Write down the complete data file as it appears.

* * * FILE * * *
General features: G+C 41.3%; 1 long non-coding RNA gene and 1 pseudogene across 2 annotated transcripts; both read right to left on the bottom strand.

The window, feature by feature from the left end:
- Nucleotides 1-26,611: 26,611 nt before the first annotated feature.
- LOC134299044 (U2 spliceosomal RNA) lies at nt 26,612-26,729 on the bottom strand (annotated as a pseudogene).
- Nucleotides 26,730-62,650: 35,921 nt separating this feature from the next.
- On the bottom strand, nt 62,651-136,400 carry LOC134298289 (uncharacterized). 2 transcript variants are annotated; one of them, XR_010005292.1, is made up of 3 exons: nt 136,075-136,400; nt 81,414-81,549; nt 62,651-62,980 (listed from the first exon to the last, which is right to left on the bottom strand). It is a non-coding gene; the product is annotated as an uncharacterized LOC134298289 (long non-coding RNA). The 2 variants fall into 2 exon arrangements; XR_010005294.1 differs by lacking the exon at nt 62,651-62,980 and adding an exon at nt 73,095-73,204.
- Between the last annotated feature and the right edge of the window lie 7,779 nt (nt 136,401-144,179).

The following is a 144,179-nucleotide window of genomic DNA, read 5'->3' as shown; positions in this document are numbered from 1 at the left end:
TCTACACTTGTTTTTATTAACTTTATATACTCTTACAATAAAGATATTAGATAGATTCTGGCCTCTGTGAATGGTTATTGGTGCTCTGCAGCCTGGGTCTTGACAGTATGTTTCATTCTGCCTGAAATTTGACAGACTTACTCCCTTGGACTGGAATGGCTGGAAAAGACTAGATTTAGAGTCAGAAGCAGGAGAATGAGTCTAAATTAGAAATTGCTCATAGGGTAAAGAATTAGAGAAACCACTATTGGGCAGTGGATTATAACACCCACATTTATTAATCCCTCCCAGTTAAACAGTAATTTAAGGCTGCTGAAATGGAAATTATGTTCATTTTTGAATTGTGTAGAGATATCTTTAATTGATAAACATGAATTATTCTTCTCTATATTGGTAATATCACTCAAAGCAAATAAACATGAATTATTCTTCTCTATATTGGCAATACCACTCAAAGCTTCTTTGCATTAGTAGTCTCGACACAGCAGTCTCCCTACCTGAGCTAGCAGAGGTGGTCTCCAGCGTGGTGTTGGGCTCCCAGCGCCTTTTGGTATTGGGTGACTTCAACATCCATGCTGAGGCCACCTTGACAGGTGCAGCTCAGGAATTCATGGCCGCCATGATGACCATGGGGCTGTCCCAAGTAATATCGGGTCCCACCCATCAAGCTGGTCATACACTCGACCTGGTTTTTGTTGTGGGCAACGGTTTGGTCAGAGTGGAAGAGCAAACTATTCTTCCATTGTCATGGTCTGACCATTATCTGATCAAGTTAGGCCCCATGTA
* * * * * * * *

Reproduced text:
General features: G+C 41.3%; 1 long non-coding RNA gene and 1 pseudogene across 2 annotated transcripts; both read right to left on the bottom strand.

The window, feature by feature from the left end:
- Nucleotides 1-26,611: 26,611 nt before the first annotated feature.
- LOC134299044 (U2 spliceosomal RNA) lies at nt 26,612-26,729 on the bottom strand (annotated as a pseudogene).
- Nucleotides 26,730-62,650: 35,921 nt separating this feature from the next.
- On the bottom strand, nt 62,651-136,400 carry LOC134298289 (uncharacterized). 2 transcript variants are annotated; one of them, XR_010005292.1, is made up of 3 exons: nt 136,075-136,400; nt 81,414-81,549; nt 62,651-62,980 (listed from the first exon to the last, which is right to left on the bottom strand). It is a non-coding gene; the product is annotated as an uncharacterized LOC134298289 (long non-coding RNA). The 2 variants fall into 2 exon arrangements; XR_010005294.1 differs by lacking the exon at nt 62,651-62,980 and adding an exon at nt 73,095-73,204.
- Between the last annotated feature and the right edge of the window lie 7,779 nt (nt 136,401-144,179).

The following is a 144,179-nucleotide window of genomic DNA, read 5'->3' as shown; positions in this document are numbered from 1 at the left end:
TCTACACTTGTTTTTATTAACTTTATATACTCTTACAATAAAGATATTAGATAGATTCTGGCCTCTGTGAATGGTTATTGGTGCTCTGCAGCCTGGGTCTTGACAGTATGTTTCATTCTGCCTGAAATTTGACAGACTTACTCCCTTGGACTGGAATGGCTGGAAAAGACTAGATTTAGAGTCAGAAGCAGGAGAATGAGTCTAAATTAGAAATTGCTCATAGGGTAAAGAATTAGAGAAACCACTATTGGGCAGTGGATTATAACACCCACATTTATTAATCCCTCCCAGTTAAACAGTAATTTAAGGCTGCTGAAATGGAAATTATGTTCATTTTTGAATTGTGTAGAGATATCTTTAATTGATAAACATGAATTATTCTTCTCTATATTGGTAATATCACTCAAAGCAAATAAACATGAATTATTCTTCTCTATATTGGCAATACCACTCAAAGCTTCTTTGCATTAGTAGTCTCGACACAGCAGTCTCCCTACCTGAGCTAGCAGAGGTGGTCTCCAGCGTGGTGTTGGGCTCCCAGCGCCTTTTGGTATTGGGTGACTTCAACATCCATGCTGAGGCCACCTTGACAGGTGCAGCTCAGGAATTCATGGCCGCCATGATGACCATGGGGCTGTCCCAAGTAATATCGGGTCCCACCCATCAAGCTGGTCATACACTCGACCTGGTTTTTGTTGTGGGCAACGGTTTGGTCAGAGTGGAAGAGCAAACTATTCTTCCATTGTCATGGTCTGACCATTATCTGATCAAGTTAGGCCCCATGTA